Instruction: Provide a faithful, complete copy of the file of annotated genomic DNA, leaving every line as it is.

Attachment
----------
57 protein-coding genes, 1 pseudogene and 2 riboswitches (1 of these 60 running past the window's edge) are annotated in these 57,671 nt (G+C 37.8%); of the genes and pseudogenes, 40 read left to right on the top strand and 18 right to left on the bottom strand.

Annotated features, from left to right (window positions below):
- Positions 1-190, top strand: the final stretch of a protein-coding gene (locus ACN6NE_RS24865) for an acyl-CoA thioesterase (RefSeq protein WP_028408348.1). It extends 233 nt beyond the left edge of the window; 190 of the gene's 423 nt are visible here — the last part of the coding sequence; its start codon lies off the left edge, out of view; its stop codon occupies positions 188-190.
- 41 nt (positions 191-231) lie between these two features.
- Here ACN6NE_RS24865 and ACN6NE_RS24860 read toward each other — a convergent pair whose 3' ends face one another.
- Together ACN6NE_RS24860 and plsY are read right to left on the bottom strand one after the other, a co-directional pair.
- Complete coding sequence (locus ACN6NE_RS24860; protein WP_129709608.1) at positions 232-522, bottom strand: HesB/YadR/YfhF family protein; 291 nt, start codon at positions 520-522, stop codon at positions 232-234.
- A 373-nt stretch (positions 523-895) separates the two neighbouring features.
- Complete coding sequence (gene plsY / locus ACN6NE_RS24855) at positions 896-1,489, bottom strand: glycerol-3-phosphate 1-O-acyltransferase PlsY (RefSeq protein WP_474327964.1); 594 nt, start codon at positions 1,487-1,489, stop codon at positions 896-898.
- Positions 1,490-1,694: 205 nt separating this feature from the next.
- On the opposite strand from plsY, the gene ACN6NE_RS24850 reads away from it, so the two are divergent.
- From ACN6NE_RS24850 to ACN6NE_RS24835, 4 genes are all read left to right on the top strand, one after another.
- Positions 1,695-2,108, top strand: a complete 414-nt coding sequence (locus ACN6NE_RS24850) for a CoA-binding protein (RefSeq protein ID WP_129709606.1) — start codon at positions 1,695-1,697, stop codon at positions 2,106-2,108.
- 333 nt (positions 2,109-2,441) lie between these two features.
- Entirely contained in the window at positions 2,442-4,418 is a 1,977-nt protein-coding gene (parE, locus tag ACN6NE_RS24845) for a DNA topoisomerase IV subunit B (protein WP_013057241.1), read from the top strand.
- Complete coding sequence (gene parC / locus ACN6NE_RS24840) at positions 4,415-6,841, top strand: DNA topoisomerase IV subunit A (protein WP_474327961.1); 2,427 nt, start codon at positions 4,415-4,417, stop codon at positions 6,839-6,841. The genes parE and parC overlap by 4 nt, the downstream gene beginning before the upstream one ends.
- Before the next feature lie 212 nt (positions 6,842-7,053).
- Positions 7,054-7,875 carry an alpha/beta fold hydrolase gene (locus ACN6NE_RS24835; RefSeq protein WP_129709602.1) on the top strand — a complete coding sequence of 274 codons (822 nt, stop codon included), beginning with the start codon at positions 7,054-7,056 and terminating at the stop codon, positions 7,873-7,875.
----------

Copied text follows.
57 protein-coding genes, 1 pseudogene and 2 riboswitches (1 of these 60 running past the window's edge) are annotated in these 57,671 nt (G+C 37.8%); of the genes and pseudogenes, 40 read left to right on the top strand and 18 right to left on the bottom strand.

Annotated features, from left to right (window positions below):
- Positions 1-190, top strand: the final stretch of a protein-coding gene (locus ACN6NE_RS24865) for an acyl-CoA thioesterase (RefSeq protein WP_028408348.1). It extends 233 nt beyond the left edge of the window; 190 of the gene's 423 nt are visible here — the last part of the coding sequence; its start codon lies off the left edge, out of view; its stop codon occupies positions 188-190.
- 41 nt (positions 191-231) lie between these two features.
- Here ACN6NE_RS24865 and ACN6NE_RS24860 read toward each other — a convergent pair whose 3' ends face one another.
- Together ACN6NE_RS24860 and plsY are read right to left on the bottom strand one after the other, a co-directional pair.
- Complete coding sequence (locus ACN6NE_RS24860; protein WP_129709608.1) at positions 232-522, bottom strand: HesB/YadR/YfhF family protein; 291 nt, start codon at positions 520-522, stop codon at positions 232-234.
- A 373-nt stretch (positions 523-895) separates the two neighbouring features.
- Complete coding sequence (gene plsY / locus ACN6NE_RS24855) at positions 896-1,489, bottom strand: glycerol-3-phosphate 1-O-acyltransferase PlsY (RefSeq protein WP_474327964.1); 594 nt, start codon at positions 1,487-1,489, stop codon at positions 896-898.
- Positions 1,490-1,694: 205 nt separating this feature from the next.
- On the opposite strand from plsY, the gene ACN6NE_RS24850 reads away from it, so the two are divergent.
- From ACN6NE_RS24850 to ACN6NE_RS24835, 4 genes are all read left to right on the top strand, one after another.
- Positions 1,695-2,108, top strand: a complete 414-nt coding sequence (locus ACN6NE_RS24850) for a CoA-binding protein (RefSeq protein ID WP_129709606.1) — start codon at positions 1,695-1,697, stop codon at positions 2,106-2,108.
- 333 nt (positions 2,109-2,441) lie between these two features.
- Entirely contained in the window at positions 2,442-4,418 is a 1,977-nt protein-coding gene (parE, locus tag ACN6NE_RS24845) for a DNA topoisomerase IV subunit B (protein WP_013057241.1), read from the top strand.
- Complete coding sequence (gene parC / locus ACN6NE_RS24840) at positions 4,415-6,841, top strand: DNA topoisomerase IV subunit A (protein WP_474327961.1); 2,427 nt, start codon at positions 4,415-4,417, stop codon at positions 6,839-6,841. The genes parE and parC overlap by 4 nt, the downstream gene beginning before the upstream one ends.
- Before the next feature lie 212 nt (positions 6,842-7,053).
- Positions 7,054-7,875 carry an alpha/beta fold hydrolase gene (locus ACN6NE_RS24835; RefSeq protein WP_129709602.1) on the top strand — a complete coding sequence of 274 codons (822 nt, stop codon included), beginning with the start codon at positions 7,054-7,056 and terminating at the stop codon, positions 7,873-7,875.